He now uses words that weren't part of the previous Pedro vocabulary. He talks about caution and carefulness. He still is sensitive if you ask about his health. Right now, one day after his final start of spring training and four days before his first start of the regular season, Pedro is a bit vulnerable. Pedro and Vulnerable. That used to be the definition of a really bad date. ...

Martinez was asked if Boston fans should lower their expectations of him. He said they shouldn't, but they should show some patience. He was on a pitch count yesterday and he won't throw more than 75 or 80 pitches on Opening Day. For now, this is who the new Pedro is going to be. There will be few - if any - 130-pitch games. ... ''We're in this together,'' Sox manager Grady Little said. ''You're not going to see Pedro Martinez go out there and throw a nine-inning, two-hit shutout the first game. I'll tell you that. But he might have a no-hitter for five innings when we take him out.''

Art's Notebook (March 28)
Art Martone, Providence Journal

Don't ever underestimate the gap between traditional baseball thinking and contemporary baseball analysis. Just like week, the AP sent out an article that described on-base percentage as "baseball's new fad stat". And it quoted Expos GM Omar Minaya -- described as someone who doesn't "buy into the on-base fad" -- as saying: "I'm old school. I'm not a stat guy. I'm a talent evaluator. The guys who taught me the game of baseball never talked about on-base percentage. Give me talent and I'll give you on-base percentage." ...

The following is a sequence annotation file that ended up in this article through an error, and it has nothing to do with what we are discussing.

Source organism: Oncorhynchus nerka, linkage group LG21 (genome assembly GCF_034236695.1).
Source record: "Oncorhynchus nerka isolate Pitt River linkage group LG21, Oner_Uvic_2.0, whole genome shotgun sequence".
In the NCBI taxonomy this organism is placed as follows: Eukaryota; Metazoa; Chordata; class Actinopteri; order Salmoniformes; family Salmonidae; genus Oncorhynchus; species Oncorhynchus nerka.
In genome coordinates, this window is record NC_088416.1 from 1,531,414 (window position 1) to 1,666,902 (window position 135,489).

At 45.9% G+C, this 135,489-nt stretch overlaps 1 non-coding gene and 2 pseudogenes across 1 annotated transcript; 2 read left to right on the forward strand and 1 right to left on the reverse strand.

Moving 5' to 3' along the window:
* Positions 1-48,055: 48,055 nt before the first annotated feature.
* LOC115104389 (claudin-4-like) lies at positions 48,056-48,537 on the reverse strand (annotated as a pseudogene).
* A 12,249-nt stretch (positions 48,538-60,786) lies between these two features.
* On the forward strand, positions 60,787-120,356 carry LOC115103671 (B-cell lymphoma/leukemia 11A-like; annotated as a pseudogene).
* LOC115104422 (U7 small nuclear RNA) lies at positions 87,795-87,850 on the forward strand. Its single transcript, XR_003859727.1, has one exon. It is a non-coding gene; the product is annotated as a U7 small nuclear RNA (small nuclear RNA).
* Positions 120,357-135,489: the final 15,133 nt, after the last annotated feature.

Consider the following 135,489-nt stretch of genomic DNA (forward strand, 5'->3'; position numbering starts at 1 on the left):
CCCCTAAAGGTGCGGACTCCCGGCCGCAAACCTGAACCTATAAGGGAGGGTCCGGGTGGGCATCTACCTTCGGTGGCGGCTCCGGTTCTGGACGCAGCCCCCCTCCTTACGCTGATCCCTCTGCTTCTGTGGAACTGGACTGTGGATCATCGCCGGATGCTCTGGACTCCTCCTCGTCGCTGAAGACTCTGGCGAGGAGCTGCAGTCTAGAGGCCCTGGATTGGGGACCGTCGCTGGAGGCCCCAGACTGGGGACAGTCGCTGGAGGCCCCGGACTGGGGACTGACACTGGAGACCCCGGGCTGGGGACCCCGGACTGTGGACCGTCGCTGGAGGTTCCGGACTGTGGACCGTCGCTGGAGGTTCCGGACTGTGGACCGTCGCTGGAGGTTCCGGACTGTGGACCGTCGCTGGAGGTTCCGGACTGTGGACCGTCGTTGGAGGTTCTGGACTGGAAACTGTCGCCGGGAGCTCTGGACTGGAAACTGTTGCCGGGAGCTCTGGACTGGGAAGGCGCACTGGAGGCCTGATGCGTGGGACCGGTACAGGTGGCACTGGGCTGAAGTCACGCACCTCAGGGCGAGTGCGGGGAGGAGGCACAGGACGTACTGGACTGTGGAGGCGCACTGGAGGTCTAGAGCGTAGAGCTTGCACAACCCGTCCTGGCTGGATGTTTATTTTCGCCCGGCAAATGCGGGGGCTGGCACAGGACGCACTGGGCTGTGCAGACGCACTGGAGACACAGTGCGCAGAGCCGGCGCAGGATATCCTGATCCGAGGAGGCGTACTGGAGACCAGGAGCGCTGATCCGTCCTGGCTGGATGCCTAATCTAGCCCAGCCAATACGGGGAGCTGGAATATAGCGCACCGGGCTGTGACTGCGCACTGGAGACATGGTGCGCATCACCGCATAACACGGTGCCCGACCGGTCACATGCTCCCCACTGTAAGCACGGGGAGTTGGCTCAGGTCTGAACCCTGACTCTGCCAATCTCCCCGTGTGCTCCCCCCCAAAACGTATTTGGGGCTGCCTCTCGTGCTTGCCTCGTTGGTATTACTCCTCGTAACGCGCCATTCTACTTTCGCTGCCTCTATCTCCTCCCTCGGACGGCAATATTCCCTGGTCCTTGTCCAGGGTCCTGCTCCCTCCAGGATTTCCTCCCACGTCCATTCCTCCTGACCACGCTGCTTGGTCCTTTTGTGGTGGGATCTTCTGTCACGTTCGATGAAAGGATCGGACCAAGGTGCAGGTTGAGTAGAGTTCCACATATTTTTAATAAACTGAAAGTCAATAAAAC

On Baseball Tonight last evening, Jeff Brantley compared film clips of Martinez delivering a pitch last year and one of him delivering a pitch this spring. The difference was startling. Last year his arm came whipping through the zone and his entire body contorted and twisted to the left in his follow-through, with his plant leg swinging round his body. This year, the whip was far less pronounced and the body contortion stopped as soon as the ball was headed plateward. "It's like he's trying to protect himself from getting hurt again," said Brantley. ...

Red Sox manager paid his dues
Mike Berardino, South Florida Sun-Sentinel

He's no Carrot Top, but the new manager of the Boston Red Sox isn't averse to using props to get his point across. Take the night in Venezuela seven years ago when Grady Little, then managing the Aragua Tigers winter league team, protested a blown call at third base in a most memorable way. Little emerged from the dugout, walking slowly and clutching a small cup of coffee, then carefully placed the cup down on the third-base line.

"Do you need some coffee to wake up?" Little said to the offending arbiter. "Anybody who's awake could see that guy was out by 10 feet." Little turned and walked back to the dugout, dodging flying ice, cups and other debris being tossed by angry fans. The coffee stayed on the chalk line.

Henry fits right in: Sox owner thinks like true Hub fan
Karen Guregian, Boston Herald

Say this about Red Sox owner John Henry. He gets it. He's caught onto our act rather quickly, understanding many of our extreme phobias and aversions while adopting them as his own. Two issues that concern him the most heading into the 2002 baseball season? The health of Pedro Martinez. And, those no-good, always-reloading, son-of-a-bleep, favored-to-win New York Yankees. In that order, of course.